I have a CU 24 at each price level, and they’re all excellent guitars. My soapie would have to go to a desert island with me. After that, it would be one of the 24’s. The first PRS guitar solo that I heard that spun my head around was a player named Mike Dowdle. His tone was everything Les described. Unfortunately, I was an archtop guy with no money and couldn’t afford one. And the variations are superb. The 24/08 wiring makes it a gig monster. The 85/15’s are magnificent, as are all the other pickups. And it does everything and sounds like itself every time. It’s the best gateway drug to the PRS addiction.
 

LSchefman

Historical Entity
Joined
Apr 26, 2012
Messages
28,744
Location
Michigan
I seem to recall that frets 23 and 24 remained virgin territory during my tenure.
Oh, I never get up that high on the neck. BUT --

The hand position on the PRS 24 fret neck works really well for everything below the 12th fret, too. The whole guitar fits like a glove. Neck, body, controls, tone. I feel 100% comfortable playing it. So having a few extra frets doesn't bother me.

I know they're there, but I can admire them from a distance. :)
 

LSchefman

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Joined
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Messages
28,744
Location
Michigan
I know I should be shot, drawn, and quartered, but I prefer 22 fret.
And... as embarrassing as it is to say, I haven't tried a CU 24 :oops:
All of my other electric guiters are 22 frets. But the CU24 is a special thing. Might be worth playing one just for the heck of it!

I should mention that when I bought my first Custom, I didn't count the frets, and didn't even realize it was a 24 fret guitar! For which I have no excuse, of course, except that I was so excited about it when I tried it, it was like "Take my money this very second."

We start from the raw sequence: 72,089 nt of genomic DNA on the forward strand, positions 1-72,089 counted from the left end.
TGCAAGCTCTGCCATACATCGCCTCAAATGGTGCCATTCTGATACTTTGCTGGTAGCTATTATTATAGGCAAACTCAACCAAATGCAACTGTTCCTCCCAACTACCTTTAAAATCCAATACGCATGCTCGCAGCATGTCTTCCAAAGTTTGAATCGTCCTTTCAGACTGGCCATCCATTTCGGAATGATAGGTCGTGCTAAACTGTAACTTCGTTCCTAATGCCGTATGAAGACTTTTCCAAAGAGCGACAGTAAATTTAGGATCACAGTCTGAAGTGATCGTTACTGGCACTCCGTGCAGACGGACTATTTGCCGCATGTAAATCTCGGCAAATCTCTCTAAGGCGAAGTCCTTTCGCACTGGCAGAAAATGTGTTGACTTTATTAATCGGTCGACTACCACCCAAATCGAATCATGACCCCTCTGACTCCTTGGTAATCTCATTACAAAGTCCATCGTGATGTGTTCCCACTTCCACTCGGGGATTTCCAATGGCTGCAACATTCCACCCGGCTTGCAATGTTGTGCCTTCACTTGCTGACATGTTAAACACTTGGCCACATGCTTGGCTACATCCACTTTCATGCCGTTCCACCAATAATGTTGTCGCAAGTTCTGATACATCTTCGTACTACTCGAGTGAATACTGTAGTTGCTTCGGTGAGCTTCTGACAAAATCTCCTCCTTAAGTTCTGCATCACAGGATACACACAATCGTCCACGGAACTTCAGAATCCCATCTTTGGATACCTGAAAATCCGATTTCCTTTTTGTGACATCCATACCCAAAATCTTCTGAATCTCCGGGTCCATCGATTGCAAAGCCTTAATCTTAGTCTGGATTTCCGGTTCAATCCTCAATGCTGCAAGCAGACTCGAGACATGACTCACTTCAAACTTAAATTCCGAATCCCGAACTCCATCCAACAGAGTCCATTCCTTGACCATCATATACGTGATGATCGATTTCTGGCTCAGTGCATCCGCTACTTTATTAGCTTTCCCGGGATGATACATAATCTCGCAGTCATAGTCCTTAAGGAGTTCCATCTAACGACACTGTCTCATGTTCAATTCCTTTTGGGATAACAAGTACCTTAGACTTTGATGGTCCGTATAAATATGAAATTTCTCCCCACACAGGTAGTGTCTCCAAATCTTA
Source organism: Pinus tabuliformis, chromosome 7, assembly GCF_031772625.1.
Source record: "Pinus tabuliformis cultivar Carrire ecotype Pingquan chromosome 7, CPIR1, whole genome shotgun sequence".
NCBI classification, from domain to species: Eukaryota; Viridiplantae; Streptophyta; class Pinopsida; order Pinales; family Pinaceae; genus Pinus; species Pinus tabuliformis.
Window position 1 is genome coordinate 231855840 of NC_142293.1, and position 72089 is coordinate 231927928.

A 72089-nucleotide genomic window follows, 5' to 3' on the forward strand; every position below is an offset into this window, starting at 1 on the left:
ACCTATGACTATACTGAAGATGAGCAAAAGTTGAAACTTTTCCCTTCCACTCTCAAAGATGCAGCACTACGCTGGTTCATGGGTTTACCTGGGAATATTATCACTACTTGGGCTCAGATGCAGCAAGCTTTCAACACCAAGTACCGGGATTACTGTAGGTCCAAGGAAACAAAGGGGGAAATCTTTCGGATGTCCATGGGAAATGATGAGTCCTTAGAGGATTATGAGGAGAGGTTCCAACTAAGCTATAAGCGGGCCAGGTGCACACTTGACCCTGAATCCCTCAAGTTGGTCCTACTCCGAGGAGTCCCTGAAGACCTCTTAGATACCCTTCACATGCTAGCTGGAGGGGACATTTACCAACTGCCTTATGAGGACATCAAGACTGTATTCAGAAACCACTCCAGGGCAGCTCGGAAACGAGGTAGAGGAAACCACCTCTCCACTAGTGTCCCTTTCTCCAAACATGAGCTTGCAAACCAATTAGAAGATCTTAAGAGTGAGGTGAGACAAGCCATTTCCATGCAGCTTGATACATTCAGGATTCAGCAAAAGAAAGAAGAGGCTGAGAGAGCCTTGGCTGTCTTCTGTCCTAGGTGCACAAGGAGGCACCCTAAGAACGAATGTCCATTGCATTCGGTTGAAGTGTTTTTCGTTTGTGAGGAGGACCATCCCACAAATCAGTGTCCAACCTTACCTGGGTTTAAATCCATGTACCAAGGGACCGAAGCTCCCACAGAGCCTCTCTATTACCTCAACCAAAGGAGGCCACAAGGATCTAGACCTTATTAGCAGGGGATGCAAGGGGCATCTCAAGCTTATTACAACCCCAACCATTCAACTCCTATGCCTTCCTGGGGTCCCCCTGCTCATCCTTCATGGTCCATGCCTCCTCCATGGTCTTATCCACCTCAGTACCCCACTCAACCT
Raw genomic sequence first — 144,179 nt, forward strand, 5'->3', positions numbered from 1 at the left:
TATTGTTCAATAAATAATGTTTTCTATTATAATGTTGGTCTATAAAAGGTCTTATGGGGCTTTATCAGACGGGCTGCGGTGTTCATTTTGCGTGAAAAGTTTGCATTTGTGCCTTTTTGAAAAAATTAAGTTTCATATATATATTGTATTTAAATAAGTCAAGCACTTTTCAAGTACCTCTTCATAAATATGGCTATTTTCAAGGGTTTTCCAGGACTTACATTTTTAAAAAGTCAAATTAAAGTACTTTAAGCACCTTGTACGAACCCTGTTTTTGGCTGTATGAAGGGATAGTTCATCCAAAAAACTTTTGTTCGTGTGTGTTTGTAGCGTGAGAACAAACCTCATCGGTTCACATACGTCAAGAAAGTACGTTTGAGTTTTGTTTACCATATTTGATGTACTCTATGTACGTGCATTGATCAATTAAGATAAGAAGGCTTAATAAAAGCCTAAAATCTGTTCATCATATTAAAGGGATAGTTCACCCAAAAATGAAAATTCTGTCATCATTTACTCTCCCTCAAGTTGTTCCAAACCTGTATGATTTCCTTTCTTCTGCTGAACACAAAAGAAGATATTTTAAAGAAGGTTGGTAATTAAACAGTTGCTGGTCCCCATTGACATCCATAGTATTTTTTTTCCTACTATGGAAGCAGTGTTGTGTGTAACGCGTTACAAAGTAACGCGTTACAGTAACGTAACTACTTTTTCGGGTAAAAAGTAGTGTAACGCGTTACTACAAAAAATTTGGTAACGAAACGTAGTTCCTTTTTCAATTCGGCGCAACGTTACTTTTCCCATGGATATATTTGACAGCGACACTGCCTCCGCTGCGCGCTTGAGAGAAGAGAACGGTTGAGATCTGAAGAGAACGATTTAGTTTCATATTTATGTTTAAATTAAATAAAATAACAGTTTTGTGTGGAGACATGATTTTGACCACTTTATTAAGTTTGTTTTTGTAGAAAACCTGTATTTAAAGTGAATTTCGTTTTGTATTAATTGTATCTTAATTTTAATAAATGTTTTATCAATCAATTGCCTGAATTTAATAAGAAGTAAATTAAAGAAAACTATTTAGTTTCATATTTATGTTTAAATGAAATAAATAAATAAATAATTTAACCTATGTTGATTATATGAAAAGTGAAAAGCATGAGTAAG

I think it was the fastest guitar transaction I made up to that point in my life. Gimme! Boom! Done! Took me a few days to get around to fret counting. :oops:
 
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Birdsofprey

All Birds that Fly.
Joined
Oct 21, 2016
Messages
635
Location
Northern, Massachusetts
The best PRS made of all time, so says me. Early original CU24 featured no plastic aside from the back covers, knobs, pickup rings blah blah but hey natural binding no plastic on the neck ( let’s take wood out an add that tone monster plastic to this)! The rotory switch worked fine the pickups sounded great. I’m happy with the changes they have made over time but that original CU24 put them on the map.
 

LSchefman

Historical Entity
Joined
Apr 26, 2012
Messages
28,744
Location
Michigan
The best PRS made of all time, so says me. Early original CU24 featured no plastic aside from the back covers, knobs, pickup rings blah blah but hey natural binding no plastic on the neck ( let’s take wood out an add that tone monster plastic to this)! The rotory switch worked fine the pickups sounded great. I’m happy with the changes they have made over time but that original CU24 put them on the map.
I don't mind plastic on guitars. Bindings are fine with me, including bindings on the body and neck. I mean, it's fine not to have it, and depending on the instrument, it's fine to have it.

If the guitar sounds good and plays well, everything else falls into place, at least for me. But we're all different!
 

LSchefman

Historical Entity
Joined